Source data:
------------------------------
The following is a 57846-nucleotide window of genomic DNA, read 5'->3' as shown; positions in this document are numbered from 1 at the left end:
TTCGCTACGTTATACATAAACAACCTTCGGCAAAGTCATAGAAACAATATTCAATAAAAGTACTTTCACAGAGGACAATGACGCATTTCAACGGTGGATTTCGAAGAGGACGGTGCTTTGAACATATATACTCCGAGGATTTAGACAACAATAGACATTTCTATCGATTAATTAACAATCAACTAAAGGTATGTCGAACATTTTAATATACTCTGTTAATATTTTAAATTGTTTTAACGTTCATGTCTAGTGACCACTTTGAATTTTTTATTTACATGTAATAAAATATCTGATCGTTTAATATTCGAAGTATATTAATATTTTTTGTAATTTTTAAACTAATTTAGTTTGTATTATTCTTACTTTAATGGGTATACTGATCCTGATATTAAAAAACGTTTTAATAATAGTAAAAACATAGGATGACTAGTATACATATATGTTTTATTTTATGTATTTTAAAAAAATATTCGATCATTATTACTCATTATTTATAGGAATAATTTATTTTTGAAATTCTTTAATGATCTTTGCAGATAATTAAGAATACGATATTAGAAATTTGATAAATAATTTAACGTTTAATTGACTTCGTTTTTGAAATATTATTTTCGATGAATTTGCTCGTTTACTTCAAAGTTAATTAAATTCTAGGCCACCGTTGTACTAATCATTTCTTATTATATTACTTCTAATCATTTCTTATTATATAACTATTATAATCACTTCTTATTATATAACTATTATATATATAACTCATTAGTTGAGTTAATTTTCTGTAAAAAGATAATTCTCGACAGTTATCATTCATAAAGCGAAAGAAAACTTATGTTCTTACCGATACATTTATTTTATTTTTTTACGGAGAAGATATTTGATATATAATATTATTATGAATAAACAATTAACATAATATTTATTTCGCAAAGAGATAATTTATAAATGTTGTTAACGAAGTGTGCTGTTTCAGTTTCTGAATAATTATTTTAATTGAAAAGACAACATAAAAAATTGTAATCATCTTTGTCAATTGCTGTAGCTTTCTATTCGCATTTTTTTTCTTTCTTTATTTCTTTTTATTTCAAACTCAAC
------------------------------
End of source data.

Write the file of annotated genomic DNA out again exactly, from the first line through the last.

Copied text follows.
The following is a 57846-nucleotide window of genomic DNA, read 5'->3' as shown; positions in this document are numbered from 1 at the left end:
TTCGCTACGTTATACATAAACAACCTTCGGCAAAGTCATAGAAACAATATTCAATAAAAGTACTTTCACAGAGGACAATGACGCATTTCAACGGTGGATTTCGAAGAGGACGGTGCTTTGAACATATATACTCCGAGGATTTAGACAACAATAGACATTTCTATCGATTAATTAACAATCAACTAAAGGTATGTCGAACATTTTAATATACTCTGTTAATATTTTAAATTGTTTTAACGTTCATGTCTAGTGACCACTTTGAATTTTTTATTTACATGTAATAAAATATCTGATCGTTTAATATTCGAAGTATATTAATATTTTTTGTAATTTTTAAACTAATTTAGTTTGTATTATTCTTACTTTAATGGGTATACTGATCCTGATATTAAAAAACGTTTTAATAATAGTAAAAACATAGGATGACTAGTATACATATATGTTTTATTTTATGTATTTTAAAAAAATATTCGATCATTATTACTCATTATTTATAGGAATAATTTATTTTTGAAATTCTTTAATGATCTTTGCAGATAATTAAGAATACGATATTAGAAATTTGATAAATAATTTAACGTTTAATTGACTTCGTTTTTGAAATATTATTTTCGATGAATTTGCTCGTTTACTTCAAAGTTAATTAAATTCTAGGCCACCGTTGTACTAATCATTTCTTATTATATTACTTCTAATCATTTCTTATTATATAACTATTATAATCACTTCTTATTATATAACTATTATATATATAACTCATTAGTTGAGTTAATTTTCTGTAAAAAGATAATTCTCGACAGTTATCATTCATAAAGCGAAAGAAAACTTATGTTCTTACCGATACATTTATTTTATTTTTTTACGGAGAAGATATTTGATATATAATATTATTATGAATAAACAATTAACATAATATTTATTTCGCAAAGAGATAATTTATAAATGTTGTTAACGAAGTGTGCTGTTTCAGTTTCTGAATAATTATTTTAATTGAAAAGACAACATAAAAAATTGTAATCATCTTTGTCAATTGCTGTAGCTTTCTATTCGCATTTTTTTTCTTTCTTTATTTCTTTTTATTTCAAACTCAAC